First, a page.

Stage Combat

27 11 2013

Bullying and Harrassment in the Workplace

Every year in November I teach the entire year 9 cohort unarmed stage combat.

It is two full days of slaps, punches, eye gouging and falling to the floor.

While I love teaching this workshop it is intense and very noisy.

This year I have an extra problem. At four and a half months pregnant, apparently it is not advisable for me to approach the next two days with my usual gusto and enthusiasm – and definitely no falling to the floor! The two fellas who help me out are extremely enthusiastic but they are not specialists. However they are very protective and looking forward to throwing some punches on my behalf tomorrow.

So in the words of Drowning Pool: Let the bodies hit the floor – as long as none of them are mine!

“Did I get it right Miss?”

22 11 2013

OLYMPUS DIGITAL CAMERAAt the end of my pretty mad week a yr9 boy bounced up to me in my last lesson of the day.

He reached into his pocket and produced a packet of milky buttons and a packet of chocolate buttons and with a beaming face asked me, “Did I get it right Miss?”

Seeing an opportunity for mischief and not fully grasping his question I took the packets and walked away exclaiming “Ohhhh, these are my favourites at the minute!”

As I grinned and offered the packets back to the still beaming child he repeated his question, “So, did I get it right Miss?”

I was a little confused and asked “Did you get what right sunshine?”

“Well you said that the baby is making you want buttons at the minute. I couldnt remember what type so I bought you one of each with my paper round money. One packet is for you and one is for Lumpy.”

In truth I dont remember sharing this information with my class so it must have been an aside at some point. But the fact that this 12 year old boy had not only taken it on board but gone home and decided to spend his hard earned pocket money on such a thoughtful gift has really moved me.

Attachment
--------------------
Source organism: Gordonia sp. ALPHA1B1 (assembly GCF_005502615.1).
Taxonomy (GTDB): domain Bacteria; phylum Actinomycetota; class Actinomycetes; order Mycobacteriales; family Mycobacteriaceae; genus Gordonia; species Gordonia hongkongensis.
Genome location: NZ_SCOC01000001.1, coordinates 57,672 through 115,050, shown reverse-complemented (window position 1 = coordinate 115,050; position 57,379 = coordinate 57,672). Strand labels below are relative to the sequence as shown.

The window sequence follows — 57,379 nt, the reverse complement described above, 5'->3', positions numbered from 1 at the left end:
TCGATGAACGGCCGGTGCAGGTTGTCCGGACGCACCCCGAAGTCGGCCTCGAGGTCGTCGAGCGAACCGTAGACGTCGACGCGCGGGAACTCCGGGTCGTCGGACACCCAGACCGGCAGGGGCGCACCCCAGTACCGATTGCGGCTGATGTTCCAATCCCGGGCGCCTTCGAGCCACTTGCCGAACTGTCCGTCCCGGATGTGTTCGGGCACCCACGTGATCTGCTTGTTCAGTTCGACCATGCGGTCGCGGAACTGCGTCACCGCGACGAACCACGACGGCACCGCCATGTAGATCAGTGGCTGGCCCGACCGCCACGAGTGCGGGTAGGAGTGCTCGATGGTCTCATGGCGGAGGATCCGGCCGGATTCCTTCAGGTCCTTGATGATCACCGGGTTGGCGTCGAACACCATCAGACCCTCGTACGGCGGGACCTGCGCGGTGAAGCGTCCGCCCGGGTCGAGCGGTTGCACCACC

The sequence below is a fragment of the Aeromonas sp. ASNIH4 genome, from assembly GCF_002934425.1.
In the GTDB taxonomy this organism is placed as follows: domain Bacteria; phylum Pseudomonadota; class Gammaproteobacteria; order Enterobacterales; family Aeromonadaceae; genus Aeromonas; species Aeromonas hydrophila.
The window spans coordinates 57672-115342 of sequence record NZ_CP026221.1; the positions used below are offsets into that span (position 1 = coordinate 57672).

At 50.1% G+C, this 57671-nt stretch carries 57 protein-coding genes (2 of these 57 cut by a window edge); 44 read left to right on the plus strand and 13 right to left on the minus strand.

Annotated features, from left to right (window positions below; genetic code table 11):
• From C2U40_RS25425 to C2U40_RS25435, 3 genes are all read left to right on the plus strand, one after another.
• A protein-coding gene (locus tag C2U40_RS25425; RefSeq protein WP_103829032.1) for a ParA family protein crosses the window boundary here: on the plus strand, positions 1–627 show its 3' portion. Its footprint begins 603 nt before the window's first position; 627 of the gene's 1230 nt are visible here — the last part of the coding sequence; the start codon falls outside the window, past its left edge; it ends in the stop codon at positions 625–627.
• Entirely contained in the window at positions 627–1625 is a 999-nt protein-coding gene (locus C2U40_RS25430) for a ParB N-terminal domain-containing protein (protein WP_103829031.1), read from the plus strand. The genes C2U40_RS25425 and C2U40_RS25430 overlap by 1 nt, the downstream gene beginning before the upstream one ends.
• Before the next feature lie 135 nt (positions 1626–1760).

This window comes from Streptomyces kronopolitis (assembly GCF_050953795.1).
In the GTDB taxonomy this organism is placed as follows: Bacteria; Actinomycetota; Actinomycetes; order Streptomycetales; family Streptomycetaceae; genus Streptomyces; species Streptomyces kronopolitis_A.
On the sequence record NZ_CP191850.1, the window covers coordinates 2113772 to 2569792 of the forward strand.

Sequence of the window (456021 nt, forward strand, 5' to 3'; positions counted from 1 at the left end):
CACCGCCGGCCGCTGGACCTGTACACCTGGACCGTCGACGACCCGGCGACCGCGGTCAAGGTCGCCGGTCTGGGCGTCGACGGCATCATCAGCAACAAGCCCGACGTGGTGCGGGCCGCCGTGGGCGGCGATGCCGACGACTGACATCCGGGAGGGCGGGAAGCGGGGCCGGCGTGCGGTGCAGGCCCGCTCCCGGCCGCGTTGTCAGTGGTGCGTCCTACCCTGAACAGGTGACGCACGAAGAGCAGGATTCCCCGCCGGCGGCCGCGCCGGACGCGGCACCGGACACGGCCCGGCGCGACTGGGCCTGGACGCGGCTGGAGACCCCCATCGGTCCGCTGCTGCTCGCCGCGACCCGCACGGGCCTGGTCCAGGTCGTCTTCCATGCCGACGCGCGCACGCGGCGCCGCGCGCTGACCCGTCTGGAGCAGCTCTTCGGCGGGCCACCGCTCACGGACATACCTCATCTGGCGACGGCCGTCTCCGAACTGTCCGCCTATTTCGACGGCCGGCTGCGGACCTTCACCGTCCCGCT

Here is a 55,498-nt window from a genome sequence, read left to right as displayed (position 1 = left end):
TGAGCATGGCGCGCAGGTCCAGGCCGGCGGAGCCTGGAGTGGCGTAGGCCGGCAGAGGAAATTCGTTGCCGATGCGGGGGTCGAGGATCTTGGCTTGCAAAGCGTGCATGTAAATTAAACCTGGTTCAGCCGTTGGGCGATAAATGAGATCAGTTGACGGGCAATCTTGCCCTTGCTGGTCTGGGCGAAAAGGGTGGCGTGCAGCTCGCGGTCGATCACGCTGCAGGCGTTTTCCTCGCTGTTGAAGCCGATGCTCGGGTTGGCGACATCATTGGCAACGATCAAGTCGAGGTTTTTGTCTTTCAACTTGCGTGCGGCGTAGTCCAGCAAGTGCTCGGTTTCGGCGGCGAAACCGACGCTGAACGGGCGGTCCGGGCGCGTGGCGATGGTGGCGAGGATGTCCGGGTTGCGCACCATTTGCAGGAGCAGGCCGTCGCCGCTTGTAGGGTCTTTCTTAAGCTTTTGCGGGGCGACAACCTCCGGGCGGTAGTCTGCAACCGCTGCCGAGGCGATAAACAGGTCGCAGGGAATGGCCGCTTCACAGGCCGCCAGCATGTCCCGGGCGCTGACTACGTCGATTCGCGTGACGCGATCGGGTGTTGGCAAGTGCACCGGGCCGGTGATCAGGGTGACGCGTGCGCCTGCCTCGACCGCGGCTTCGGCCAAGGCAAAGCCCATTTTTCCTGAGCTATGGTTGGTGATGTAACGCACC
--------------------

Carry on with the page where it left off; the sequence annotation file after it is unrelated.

Even in the worst weeks working in education, there is always a child who you have reached, who in turn will reach back to you at a time when you most need a reminder of why one of the most rewarding careers available is in teaching.

Happy Friday xx

17th October teacher strike: An open letter to parents

16 10 2013

On 17th Oct, along with my fellow teachers, I will be on strike. Public oinion may not always be for teachers but I found this great open letter to parents that I wanted to share. It is easy to forget in the midst of the disruption and politics, that teachers not only know what is in the best interests of their students, but care about fighting for education.

Equus altus

Dear Parents

I’ve taken some time out to write this open letter to you because I believe it’s important to let you know why I am striking with my fellow teachers on Thursday 17th October.

Firstly, let me apologise for the inevitable inconvenience this action will cause many of you. Teachers do recognise – partly because many of them are parents themselves – that having to find childcare for the day or take a day off work to look after your children is a burden. That’s why taking strike action is always a very last resort. Believe me, none of us are particularly keen on losing a day’s pay either.

Many of you will have read in the press or heard on the news that teachers are taking strike action over changes to their pay and pensions. Often, this is shrouded in an air of disapproval, almost as if…

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Lop-sided pigtails and wonky glasses

5 10 2013


Last week something very unusual happened to me – I was sent home sick from my Saturday job.

I returned today feeling a little bit grotty and exhausted from a tiring week at school.

By my last class of the day I was already longing for home when I sat in front of the beaming faces of the 4-6year old group.

They squirmed sitting on the floor in front of me struggling to contain their excitement about regaling me with updates of their busy social schedules. I was about to call time on the “news” section of my lesson when I selected a little girl with the most serious  expression possible, contrasting with the fabulously lop-sided pigtails and wonky glasses that kept sliding down her nose forcing her to push them back into position every few minutes.

I have a soft spot for this type of child because I myself was once one of them. I could not compete with the pristine, blond haired, blued eyed girls whose mothers knew how to tease their hair into an immaculate French braid every morning, I was always a little unpolished, but like the little girl in front of me this afternoon I was very earnest.